Posts belonging to Category 'This Day in the War'

This Day in the War: 12/17/10

Tuesday Dec. 17 1861
BELLIGERENT BRITS BADLY BOTHERED
The first newspapers from London printed after the “Trent Affair” had exploded there, reached the former colonies in America today, and reactions were strong and immediate. Capt. Charles Wilkes, U.S. Navy, had stopped the British mail ship “Trent” on the high seas by force of arms, and had [...]

This Day in the War: 12/16/10

Monday Dec. 16 1861
VEXATIOUS VALLANDIGHAM VIES FOR VOTES
In one of the odder political actions of the early days of the War, Ohio’s Democratic congressman Clement Vallandigham introduced a resolution on the floor of the U.S. House of Representatives. The point of the resolution was to commend Captain Charles Wilkes of the USS San Jacinto [...]

This Day in the War: 12/15/10

Sunday Dec. 15 1861
BLOCKADE BUSTERS BADLY BATTERED
When it was first announced, the Union blockade of shipping in and out of Southern ports sounded like a bad joke. The Federal navy was an unimpressive force to begin with. Many of its vessels had been sailed South by captains and crews who sided with the Confederacy; others [...]

This Day in the War: 12/14/10

Saturday Dec. 14, 1861
QUEEN’S CONSORT CRUELLY CADAVERIZED
Prince Albert, known to generations of Americans only as a brand name of pipe tobacco, was the consort to the queen whose name denotes an era, Victoria of England. Although not the king, and possessed of no official duties beyond begetting the next generation of royalty, he was quite [...]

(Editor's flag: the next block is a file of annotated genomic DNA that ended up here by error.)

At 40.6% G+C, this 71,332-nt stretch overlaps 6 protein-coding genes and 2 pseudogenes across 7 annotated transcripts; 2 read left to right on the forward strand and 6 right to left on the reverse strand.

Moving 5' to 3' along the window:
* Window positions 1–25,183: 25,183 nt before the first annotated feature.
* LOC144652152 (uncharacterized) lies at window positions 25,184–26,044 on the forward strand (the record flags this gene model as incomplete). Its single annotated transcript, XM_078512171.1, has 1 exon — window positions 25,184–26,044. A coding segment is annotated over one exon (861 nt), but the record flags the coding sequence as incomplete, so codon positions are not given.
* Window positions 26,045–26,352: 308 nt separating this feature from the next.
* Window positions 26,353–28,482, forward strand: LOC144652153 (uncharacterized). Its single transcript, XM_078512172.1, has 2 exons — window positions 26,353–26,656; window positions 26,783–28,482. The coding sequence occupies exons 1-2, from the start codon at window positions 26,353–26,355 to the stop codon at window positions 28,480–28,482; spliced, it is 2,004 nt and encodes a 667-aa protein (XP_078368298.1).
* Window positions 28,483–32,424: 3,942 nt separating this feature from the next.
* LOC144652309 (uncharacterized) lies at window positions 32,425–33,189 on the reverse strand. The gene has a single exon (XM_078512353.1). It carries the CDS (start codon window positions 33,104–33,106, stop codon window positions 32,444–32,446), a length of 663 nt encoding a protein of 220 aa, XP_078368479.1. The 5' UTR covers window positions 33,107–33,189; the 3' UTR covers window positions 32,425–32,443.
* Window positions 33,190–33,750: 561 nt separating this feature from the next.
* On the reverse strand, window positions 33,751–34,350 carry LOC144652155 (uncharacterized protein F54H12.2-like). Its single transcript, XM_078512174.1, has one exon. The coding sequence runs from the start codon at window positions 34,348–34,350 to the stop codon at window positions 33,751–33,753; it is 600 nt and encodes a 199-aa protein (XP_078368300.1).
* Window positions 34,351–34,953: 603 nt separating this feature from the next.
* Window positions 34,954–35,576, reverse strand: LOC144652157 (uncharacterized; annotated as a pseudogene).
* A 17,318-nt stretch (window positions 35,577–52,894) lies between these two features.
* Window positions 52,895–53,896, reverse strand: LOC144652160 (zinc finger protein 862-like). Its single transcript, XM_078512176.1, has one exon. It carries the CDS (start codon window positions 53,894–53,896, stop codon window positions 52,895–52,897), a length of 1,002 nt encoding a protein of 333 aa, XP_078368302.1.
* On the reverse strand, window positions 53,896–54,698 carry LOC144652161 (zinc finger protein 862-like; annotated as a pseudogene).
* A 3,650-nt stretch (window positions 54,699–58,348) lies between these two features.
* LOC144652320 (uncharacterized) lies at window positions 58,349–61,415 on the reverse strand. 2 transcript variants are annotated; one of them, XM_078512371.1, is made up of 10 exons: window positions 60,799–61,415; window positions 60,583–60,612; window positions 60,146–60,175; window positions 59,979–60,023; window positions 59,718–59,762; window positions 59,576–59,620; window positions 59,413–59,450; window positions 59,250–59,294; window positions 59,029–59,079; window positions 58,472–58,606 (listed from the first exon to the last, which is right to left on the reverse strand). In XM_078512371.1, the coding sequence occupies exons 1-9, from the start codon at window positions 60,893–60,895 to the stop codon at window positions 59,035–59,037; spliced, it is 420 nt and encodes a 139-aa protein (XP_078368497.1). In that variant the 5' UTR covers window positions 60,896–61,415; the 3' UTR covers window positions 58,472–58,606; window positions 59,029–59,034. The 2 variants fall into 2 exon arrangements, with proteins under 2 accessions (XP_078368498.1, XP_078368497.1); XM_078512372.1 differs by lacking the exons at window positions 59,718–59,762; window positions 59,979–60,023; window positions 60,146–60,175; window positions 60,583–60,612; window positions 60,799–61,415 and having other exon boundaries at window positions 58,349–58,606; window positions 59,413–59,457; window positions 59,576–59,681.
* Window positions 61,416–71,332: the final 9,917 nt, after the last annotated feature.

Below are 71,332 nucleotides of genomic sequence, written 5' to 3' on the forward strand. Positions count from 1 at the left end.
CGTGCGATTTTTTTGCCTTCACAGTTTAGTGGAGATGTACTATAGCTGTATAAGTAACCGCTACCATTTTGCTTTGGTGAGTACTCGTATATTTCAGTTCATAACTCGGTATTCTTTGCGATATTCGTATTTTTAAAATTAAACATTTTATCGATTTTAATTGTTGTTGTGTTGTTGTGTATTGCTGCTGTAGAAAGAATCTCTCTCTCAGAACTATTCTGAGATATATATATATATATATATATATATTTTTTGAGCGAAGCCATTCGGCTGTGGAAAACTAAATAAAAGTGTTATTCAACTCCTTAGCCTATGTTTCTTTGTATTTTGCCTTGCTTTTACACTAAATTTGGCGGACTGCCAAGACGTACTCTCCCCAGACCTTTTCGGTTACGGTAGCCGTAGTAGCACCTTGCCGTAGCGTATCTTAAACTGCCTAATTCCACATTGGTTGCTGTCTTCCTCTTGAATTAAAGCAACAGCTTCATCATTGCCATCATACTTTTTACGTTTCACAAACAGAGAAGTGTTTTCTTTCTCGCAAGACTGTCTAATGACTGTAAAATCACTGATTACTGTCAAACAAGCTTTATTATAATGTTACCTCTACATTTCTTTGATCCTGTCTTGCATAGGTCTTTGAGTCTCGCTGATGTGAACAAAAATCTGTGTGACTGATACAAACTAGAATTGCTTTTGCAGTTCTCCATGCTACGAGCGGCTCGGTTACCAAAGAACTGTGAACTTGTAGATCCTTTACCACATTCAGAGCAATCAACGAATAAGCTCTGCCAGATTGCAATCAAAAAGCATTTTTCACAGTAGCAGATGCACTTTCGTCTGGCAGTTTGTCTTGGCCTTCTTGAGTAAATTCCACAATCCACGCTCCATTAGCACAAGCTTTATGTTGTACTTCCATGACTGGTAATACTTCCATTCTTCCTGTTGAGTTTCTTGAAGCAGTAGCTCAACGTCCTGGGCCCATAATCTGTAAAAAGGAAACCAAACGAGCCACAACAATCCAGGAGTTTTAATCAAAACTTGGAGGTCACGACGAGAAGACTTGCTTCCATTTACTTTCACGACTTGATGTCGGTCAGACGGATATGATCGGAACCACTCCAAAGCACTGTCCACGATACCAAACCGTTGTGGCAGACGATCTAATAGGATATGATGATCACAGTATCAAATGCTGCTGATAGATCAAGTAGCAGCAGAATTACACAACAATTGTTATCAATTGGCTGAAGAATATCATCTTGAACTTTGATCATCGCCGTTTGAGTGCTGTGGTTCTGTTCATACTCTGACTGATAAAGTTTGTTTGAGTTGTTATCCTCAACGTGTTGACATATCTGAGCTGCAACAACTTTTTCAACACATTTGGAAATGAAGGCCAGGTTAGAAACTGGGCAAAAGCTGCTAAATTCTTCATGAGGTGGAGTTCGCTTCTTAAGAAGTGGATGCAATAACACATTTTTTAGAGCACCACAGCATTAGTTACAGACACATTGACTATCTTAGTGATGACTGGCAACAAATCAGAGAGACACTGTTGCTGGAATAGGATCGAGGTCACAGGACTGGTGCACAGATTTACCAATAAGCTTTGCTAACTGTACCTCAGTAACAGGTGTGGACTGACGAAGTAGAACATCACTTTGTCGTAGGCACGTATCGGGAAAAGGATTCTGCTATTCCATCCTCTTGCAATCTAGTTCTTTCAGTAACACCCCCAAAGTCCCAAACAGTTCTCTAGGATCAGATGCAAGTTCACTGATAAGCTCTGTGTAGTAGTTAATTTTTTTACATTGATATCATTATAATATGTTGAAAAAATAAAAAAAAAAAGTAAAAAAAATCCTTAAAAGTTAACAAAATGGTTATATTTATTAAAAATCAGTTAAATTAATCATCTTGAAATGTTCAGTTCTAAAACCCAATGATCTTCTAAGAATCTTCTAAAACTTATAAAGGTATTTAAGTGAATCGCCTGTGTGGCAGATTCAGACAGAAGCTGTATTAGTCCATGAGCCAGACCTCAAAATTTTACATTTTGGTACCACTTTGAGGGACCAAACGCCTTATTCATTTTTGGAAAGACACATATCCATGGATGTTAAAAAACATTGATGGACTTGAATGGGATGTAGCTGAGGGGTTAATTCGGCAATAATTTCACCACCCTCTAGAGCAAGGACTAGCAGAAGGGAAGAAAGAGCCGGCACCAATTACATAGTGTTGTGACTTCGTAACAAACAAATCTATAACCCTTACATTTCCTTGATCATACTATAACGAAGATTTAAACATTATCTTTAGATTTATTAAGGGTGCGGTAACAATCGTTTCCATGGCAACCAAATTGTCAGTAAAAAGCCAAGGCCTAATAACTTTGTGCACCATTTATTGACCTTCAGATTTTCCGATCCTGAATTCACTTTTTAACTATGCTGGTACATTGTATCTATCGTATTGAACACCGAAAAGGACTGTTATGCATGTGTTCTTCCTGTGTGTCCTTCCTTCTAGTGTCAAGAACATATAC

This Day in the War: 12/13/10

Friday Dec. 13 1861
BUFFALO BELLIGERENCE BREAKS BOTH
Over in the western part of Virginia (which was still one state in these days) there is a high spot of land known as Buffalo Mountain. On this hill was a Confederate outpost known as Camp Allegheny. This was not an entirely comfortable place for them to be, as [...]

This Day in the War: 12/09/10

Monday Dec. 9 1861
CRITICAL CONGRESSIONAL COMMITTEE CONFIRMED
There are few things a general hates more that a crowd of civilians hanging around, asking questions, and acting like it has the right to demand answers. That, essentially, is what the generals of the United States got today, as Congress passed legislation creating a body called the [...]

This Day in the War: 12/8/10

Sunday Dec. 8 1861
BELIEVERS BRING BIBLE BLITZ
As this Sabbath was commendably unmarred by acts of mayhem and militarism, it offers an opportunity to note the actions of an unlikely group of war supporters: The American Bible Society. This group, supported entirely by private donations from individuals and churches, released a remarkable report today. Less than [...]

This Day in the War: 12/7/10

Saturday Dec. 7 1861
TRENT TURMOIL TIMES TWO
Communications technology not being, in 1861, quite what it is today, the word had not yet percolated through the U.S. Navy of all the havoc being caused by the USS San Jacinto”s capture of the British mail ship Trent on the high seas. The Trent had been carrying Confederate [...]

This Day in the War: 12/06/10

Friday Dec. 6 1861
MEADE MAKING MEALTIME MANEUVER
The saying “an army travels on its stomach” is usually attributed to Napoleon, but the truth of it was probably known by every commander since the dawn of time. The Army of the Potomac was stationed in the north of Virginia, so it made more sense to let [...]

This Day in the War: 12/03/10

Tuesday Dec. 3 1861
PRESIDENT PONDERS PHILOSOPHICAL PROBLEMS
Abraham Lincoln’s fame today is certainly not based on his thoughts in the field of economic abstraction, but he did tackle the subject in, of all places, his State of the Union message to Congress this year. “Labor is prior to, and independent of, capital,” he wrote. “Capital is [...]